Powell spawned the gargoyle Griffin who perpetuates the puke that I and my children are an ‘alien threat’. The indoctrinating language of terrorism is used with subtle variations to define us and our children. So now that the goldless streets are repaired; the menial jobs taken care of, not only by the poor English who are now willing to muck in but also by their hard working European brothers and sisters - what need has this society for us and our children? The sense of feeling, of knowing that you are surplus, (a category you share with white working class children whose parents didn’t indulge the pride check), that before you were born it was prophesised that you were going to be ‘a problem’ can compel you to presenting the evidence.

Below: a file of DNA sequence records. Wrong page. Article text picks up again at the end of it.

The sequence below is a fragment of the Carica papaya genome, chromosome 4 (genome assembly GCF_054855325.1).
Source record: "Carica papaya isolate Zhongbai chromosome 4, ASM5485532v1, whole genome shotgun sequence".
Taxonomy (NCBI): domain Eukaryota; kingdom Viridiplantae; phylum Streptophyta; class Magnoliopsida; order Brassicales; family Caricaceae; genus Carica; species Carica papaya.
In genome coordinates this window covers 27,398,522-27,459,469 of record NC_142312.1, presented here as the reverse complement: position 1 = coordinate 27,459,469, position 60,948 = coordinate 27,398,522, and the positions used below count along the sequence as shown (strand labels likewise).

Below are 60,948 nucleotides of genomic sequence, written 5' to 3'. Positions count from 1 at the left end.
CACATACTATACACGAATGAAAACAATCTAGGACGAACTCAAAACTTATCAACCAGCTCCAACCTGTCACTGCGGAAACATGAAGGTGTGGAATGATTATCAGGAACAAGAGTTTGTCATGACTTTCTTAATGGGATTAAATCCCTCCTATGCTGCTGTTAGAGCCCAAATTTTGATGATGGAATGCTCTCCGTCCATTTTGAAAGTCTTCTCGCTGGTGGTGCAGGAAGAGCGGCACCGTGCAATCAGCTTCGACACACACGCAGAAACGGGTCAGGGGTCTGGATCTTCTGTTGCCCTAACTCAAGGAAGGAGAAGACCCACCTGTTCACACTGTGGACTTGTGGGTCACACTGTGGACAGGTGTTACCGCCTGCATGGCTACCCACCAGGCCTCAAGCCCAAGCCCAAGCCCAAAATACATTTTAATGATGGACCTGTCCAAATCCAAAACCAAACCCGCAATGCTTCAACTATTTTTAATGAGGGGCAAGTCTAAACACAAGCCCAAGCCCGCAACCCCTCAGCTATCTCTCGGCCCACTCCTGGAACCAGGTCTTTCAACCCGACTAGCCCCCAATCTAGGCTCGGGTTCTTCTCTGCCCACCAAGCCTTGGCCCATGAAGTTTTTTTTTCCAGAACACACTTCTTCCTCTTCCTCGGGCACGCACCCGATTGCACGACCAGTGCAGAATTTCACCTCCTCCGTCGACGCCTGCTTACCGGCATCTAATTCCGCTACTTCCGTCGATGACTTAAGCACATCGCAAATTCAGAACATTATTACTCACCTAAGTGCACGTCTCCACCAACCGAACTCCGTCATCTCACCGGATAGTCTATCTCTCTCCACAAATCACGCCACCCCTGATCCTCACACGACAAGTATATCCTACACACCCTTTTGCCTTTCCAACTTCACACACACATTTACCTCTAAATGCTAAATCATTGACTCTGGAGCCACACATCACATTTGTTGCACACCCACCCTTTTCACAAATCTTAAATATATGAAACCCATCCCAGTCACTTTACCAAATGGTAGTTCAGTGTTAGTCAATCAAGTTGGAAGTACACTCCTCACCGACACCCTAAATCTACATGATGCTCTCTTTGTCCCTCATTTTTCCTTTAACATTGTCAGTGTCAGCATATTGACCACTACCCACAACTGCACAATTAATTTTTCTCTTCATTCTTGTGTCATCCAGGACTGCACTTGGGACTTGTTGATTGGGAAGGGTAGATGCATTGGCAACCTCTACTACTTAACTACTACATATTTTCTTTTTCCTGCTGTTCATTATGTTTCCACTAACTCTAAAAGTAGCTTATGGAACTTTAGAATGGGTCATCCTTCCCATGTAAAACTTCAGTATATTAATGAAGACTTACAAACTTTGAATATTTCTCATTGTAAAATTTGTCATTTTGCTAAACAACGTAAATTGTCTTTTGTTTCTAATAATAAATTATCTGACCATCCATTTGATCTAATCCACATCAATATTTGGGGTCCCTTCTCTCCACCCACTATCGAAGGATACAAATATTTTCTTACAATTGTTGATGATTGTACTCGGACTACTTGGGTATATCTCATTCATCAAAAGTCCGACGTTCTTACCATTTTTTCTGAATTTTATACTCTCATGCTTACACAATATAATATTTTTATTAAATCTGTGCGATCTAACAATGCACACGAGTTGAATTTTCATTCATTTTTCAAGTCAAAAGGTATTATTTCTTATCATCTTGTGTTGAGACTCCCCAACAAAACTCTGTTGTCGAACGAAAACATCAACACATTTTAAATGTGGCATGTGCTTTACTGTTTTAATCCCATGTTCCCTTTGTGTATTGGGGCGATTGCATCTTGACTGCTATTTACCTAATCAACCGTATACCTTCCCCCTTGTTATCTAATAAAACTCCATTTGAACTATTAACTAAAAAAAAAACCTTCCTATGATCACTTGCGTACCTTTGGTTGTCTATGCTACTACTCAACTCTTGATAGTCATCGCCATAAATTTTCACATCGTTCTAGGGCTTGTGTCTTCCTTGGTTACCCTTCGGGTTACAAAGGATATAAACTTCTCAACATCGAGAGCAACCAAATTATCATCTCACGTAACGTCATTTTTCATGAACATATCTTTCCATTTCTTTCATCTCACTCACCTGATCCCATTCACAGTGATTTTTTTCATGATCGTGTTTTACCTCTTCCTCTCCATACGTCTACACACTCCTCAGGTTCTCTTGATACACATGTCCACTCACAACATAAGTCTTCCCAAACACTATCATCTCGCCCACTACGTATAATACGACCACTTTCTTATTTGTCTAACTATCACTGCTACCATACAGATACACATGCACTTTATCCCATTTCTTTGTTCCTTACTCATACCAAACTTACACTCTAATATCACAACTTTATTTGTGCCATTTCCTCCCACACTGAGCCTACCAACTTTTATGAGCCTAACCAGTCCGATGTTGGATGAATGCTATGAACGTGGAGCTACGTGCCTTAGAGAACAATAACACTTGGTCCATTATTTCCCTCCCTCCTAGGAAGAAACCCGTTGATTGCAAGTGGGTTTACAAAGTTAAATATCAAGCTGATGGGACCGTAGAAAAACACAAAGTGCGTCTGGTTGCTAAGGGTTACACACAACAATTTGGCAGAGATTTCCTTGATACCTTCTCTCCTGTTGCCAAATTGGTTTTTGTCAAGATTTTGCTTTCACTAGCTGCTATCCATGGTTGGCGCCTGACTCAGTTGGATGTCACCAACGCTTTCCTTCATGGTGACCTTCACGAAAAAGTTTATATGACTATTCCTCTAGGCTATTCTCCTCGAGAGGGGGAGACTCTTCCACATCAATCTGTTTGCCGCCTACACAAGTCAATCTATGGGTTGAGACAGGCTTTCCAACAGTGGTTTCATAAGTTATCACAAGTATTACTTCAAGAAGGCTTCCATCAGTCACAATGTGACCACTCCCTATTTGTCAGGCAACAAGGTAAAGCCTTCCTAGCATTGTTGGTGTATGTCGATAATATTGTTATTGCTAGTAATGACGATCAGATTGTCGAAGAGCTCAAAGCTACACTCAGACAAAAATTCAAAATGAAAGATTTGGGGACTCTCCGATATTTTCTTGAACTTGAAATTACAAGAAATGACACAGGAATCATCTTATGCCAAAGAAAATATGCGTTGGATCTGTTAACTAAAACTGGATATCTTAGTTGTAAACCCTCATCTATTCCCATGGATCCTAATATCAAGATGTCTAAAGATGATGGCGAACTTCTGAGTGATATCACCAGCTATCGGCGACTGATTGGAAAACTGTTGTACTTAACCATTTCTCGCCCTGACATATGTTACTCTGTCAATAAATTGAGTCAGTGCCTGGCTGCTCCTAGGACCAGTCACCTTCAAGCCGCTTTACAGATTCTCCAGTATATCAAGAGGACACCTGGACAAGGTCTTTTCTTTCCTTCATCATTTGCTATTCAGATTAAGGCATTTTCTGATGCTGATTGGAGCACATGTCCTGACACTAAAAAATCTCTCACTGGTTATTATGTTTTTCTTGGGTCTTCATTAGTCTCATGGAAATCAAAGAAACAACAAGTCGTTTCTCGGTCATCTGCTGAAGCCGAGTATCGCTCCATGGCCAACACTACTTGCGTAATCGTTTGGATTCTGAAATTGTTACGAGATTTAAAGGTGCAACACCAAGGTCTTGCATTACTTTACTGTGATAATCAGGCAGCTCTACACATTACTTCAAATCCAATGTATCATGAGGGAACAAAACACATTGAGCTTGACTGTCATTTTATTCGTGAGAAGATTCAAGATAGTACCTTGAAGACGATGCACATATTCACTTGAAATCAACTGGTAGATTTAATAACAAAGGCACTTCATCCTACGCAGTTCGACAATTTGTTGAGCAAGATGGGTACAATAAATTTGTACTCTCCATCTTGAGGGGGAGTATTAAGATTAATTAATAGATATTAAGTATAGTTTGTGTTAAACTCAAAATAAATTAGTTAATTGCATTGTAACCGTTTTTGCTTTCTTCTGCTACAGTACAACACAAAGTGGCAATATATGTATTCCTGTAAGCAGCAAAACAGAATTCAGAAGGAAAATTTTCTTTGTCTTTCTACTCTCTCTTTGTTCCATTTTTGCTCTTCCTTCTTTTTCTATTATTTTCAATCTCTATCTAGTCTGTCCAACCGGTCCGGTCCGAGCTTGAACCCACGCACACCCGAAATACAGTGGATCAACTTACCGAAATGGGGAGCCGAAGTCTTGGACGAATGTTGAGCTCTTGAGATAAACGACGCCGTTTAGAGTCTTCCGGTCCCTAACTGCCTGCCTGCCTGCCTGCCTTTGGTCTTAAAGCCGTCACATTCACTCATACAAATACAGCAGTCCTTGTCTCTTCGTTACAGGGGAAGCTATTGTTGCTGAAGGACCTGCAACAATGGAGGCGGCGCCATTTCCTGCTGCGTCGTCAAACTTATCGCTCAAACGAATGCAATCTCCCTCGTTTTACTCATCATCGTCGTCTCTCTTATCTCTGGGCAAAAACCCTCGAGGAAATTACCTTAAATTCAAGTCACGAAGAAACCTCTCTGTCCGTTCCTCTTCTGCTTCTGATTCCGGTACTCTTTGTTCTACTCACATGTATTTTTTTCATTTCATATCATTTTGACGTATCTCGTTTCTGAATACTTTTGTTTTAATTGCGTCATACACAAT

My mum tells me she loves often now. If I’m honest I think I needed to hear it more when I was in my moment of experiencing – when I was being told at every turn that I was a problem. But I understand that she too was in her moment of experiencing and struggling to find her footing; you just had to assume the love was there. When you suspect yourself of being a problem, you turn in – too young to do the introspection – but you implode. You agree that the enemy is you. Everyone says so. And you want them to know how right they are; it’s true. You do what you can to present them with the evidence. You become bigger and badder than the prophecy.